Monday, November 8, 2010

It's Like Musical Chairs, But There's No Chairs

In his latest post "Dependency, the Fed and the Market," Charles Hugh Smith argues that the "the U.S. stock market is increasingly dependent on the the Federal Reserve's constant interventions to maintain the illusion of an organic demand for equities," and this "growing dependence on the Federal Reserve will end like all dependencies--badly."

Actually, the U.S. stock market is dependent entirely on high frequency trading (HFT) to maintain the illusion of an organic demand for equities.  Unfortunately, as my investment advisor tells me, withouth HFT right now, there would be no liquidity, and the market would crash.  Or, as my wife summarized in plain English, the stock market "is like musical chairs, but there's no chairs," and HFT is the music, not the Fed.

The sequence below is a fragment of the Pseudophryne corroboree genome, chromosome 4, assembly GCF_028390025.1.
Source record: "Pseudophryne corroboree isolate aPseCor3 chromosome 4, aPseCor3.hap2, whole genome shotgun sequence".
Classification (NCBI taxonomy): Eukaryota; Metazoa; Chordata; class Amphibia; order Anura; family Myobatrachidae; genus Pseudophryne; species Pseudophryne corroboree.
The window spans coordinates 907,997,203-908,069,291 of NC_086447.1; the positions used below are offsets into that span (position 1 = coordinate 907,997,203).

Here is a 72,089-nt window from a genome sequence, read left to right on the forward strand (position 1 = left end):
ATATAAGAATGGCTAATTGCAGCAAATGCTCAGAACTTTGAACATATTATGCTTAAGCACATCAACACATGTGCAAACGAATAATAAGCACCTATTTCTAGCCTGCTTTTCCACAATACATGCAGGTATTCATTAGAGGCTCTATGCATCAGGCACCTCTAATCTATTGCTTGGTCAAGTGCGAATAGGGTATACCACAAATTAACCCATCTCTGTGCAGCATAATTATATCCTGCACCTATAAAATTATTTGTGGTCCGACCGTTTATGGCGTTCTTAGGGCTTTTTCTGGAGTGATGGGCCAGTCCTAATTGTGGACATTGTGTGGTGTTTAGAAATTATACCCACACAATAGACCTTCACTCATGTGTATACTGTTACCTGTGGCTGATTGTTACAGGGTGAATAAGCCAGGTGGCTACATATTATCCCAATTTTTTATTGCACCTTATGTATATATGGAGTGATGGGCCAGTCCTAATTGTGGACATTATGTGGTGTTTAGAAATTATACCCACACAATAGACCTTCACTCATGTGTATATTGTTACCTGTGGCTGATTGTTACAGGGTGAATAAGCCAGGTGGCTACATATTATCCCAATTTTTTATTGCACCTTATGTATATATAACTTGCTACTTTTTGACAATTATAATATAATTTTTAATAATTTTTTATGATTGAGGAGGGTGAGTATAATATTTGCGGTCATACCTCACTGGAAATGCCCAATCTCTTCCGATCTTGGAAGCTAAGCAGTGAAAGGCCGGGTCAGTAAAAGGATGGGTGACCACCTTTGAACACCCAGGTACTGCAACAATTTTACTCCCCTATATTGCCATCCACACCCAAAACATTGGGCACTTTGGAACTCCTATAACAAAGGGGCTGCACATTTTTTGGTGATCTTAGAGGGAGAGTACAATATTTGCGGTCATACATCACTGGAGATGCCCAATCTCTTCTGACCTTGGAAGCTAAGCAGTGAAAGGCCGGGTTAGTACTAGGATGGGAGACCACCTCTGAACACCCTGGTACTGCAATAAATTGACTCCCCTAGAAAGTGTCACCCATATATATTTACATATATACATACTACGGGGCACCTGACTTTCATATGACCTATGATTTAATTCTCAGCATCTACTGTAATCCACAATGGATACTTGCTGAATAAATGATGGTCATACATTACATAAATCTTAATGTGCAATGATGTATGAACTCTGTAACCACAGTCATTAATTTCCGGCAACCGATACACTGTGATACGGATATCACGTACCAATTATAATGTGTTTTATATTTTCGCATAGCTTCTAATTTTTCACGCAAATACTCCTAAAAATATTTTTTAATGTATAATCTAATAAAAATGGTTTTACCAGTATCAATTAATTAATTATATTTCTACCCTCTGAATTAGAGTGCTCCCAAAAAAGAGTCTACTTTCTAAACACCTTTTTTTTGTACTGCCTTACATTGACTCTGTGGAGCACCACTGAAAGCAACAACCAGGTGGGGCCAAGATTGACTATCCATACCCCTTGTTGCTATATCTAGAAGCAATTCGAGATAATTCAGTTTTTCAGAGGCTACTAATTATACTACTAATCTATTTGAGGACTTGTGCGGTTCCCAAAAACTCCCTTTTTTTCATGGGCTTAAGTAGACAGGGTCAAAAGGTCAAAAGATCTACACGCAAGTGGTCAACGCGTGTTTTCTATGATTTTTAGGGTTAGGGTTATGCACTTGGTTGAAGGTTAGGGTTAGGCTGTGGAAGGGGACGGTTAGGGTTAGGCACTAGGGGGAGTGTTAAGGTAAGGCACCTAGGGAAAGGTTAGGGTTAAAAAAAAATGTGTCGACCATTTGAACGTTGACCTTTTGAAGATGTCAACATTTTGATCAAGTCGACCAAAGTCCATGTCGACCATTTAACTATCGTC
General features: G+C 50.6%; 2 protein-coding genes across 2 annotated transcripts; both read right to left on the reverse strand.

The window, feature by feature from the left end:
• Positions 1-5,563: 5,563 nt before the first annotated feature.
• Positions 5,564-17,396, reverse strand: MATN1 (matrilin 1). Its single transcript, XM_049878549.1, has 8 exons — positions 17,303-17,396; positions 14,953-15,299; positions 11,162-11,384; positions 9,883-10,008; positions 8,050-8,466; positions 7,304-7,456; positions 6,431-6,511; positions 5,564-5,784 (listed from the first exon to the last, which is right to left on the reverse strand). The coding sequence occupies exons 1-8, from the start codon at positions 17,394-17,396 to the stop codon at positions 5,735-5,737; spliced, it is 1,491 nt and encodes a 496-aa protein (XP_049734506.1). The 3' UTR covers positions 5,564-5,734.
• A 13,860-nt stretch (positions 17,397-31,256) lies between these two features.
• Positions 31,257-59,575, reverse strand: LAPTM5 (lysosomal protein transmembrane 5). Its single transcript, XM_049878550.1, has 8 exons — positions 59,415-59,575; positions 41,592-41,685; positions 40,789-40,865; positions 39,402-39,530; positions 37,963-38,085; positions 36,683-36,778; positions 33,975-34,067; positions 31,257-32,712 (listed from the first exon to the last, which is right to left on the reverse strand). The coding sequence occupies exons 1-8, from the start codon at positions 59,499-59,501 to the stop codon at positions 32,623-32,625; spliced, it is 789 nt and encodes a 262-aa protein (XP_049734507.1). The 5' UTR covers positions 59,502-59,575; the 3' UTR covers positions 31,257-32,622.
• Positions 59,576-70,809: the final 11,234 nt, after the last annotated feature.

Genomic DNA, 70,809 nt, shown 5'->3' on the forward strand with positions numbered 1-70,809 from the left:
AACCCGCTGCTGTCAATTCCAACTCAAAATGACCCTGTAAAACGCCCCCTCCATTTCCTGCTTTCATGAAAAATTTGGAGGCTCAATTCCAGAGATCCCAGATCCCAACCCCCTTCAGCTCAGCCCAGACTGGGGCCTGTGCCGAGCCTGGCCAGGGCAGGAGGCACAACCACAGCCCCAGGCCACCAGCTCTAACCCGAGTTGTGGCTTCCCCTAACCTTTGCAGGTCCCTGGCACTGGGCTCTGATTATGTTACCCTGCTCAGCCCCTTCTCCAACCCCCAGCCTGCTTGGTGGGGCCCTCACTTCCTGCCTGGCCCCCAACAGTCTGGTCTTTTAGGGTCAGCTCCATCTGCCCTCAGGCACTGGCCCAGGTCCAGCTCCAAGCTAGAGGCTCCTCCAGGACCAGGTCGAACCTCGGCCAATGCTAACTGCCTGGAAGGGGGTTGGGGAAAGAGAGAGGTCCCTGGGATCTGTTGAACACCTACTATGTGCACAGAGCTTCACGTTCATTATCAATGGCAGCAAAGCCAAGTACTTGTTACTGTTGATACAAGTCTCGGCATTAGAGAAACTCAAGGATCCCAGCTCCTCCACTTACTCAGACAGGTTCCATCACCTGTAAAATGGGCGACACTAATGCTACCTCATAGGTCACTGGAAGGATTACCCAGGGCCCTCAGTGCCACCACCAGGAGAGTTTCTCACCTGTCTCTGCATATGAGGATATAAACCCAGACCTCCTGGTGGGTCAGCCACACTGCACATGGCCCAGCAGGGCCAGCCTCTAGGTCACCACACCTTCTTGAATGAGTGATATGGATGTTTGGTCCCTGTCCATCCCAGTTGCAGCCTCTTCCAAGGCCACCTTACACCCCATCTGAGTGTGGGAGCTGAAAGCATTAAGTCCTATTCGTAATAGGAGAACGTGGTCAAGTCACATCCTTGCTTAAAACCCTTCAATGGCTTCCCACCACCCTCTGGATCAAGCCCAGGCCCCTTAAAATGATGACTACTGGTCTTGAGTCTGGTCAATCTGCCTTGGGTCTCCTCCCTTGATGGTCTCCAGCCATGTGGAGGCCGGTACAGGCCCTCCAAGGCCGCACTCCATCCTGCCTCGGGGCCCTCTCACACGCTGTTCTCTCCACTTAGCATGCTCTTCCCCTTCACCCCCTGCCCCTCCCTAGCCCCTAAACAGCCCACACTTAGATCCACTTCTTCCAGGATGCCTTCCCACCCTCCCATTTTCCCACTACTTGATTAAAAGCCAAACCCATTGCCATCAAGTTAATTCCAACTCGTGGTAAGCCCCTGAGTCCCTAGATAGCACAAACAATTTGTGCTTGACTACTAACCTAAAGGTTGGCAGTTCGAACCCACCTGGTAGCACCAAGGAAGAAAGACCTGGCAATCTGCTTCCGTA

To be clear, the Fed is playing a very important role: it is distracting usually insightful people like Smith from fully understanding the deeper game.  Smith routinely shows that he sees the outlines of the deeper game, which must play out over a longer timescale, yet he also routinely allows his vision to be obscured by daily events that, when put in their proper context, are not worthy of attention.  For example, see his post of November 1 (which I critiqued here), and then compare it to CHS's post of November 2.  In the first post, he argues that the Fed is foolishly blowing an asset bubble that must collapse.  In the second post, he argues that the size of QE2 is nowhere near enough to blow an asset bubble.  He got it wrong in the first place, but upon further reflection, he got it right.

I'm still trying to figure out what I can learn from this phenomenon because everybody is susceptible to falling victim to it.  If I were to summarize my current thinking it would be that each of us has blindspots created by biases, and the key to eliminating the blindspots is detecting the biases.